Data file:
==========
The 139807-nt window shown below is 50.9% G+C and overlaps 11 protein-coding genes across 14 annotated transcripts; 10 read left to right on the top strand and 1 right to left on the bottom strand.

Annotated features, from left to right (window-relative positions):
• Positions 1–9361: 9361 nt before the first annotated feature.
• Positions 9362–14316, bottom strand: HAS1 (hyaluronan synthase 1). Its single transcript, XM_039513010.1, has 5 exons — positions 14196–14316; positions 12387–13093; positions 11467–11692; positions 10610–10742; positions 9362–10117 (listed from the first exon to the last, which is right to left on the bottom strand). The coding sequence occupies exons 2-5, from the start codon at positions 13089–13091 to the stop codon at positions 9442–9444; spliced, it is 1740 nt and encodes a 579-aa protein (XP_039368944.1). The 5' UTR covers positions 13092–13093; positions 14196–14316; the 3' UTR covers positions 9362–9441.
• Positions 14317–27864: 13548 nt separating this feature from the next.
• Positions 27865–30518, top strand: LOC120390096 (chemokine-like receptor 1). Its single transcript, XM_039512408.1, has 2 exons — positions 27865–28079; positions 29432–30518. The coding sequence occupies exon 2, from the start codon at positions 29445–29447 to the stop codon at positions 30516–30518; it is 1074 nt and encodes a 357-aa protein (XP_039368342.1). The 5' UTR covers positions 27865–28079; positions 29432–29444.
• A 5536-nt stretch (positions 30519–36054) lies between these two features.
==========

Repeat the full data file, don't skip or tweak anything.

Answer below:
The 139807-nt window shown below is 50.9% G+C and overlaps 11 protein-coding genes across 14 annotated transcripts; 10 read left to right on the top strand and 1 right to left on the bottom strand.

Annotated features, from left to right (window-relative positions):
• Positions 1–9361: 9361 nt before the first annotated feature.
• Positions 9362–14316, bottom strand: HAS1 (hyaluronan synthase 1). Its single transcript, XM_039513010.1, has 5 exons — positions 14196–14316; positions 12387–13093; positions 11467–11692; positions 10610–10742; positions 9362–10117 (listed from the first exon to the last, which is right to left on the bottom strand). The coding sequence occupies exons 2-5, from the start codon at positions 13089–13091 to the stop codon at positions 9442–9444; spliced, it is 1740 nt and encodes a 579-aa protein (XP_039368944.1). The 5' UTR covers positions 13092–13093; positions 14196–14316; the 3' UTR covers positions 9362–9441.
• Positions 14317–27864: 13548 nt separating this feature from the next.
• Positions 27865–30518, top strand: LOC120390096 (chemokine-like receptor 1). Its single transcript, XM_039512408.1, has 2 exons — positions 27865–28079; positions 29432–30518. The coding sequence occupies exon 2, from the start codon at positions 29445–29447 to the stop codon at positions 30516–30518; it is 1074 nt and encodes a 357-aa protein (XP_039368342.1). The 5' UTR covers positions 27865–28079; positions 29432–29444.
• A 5536-nt stretch (positions 30519–36054) lies between these two features.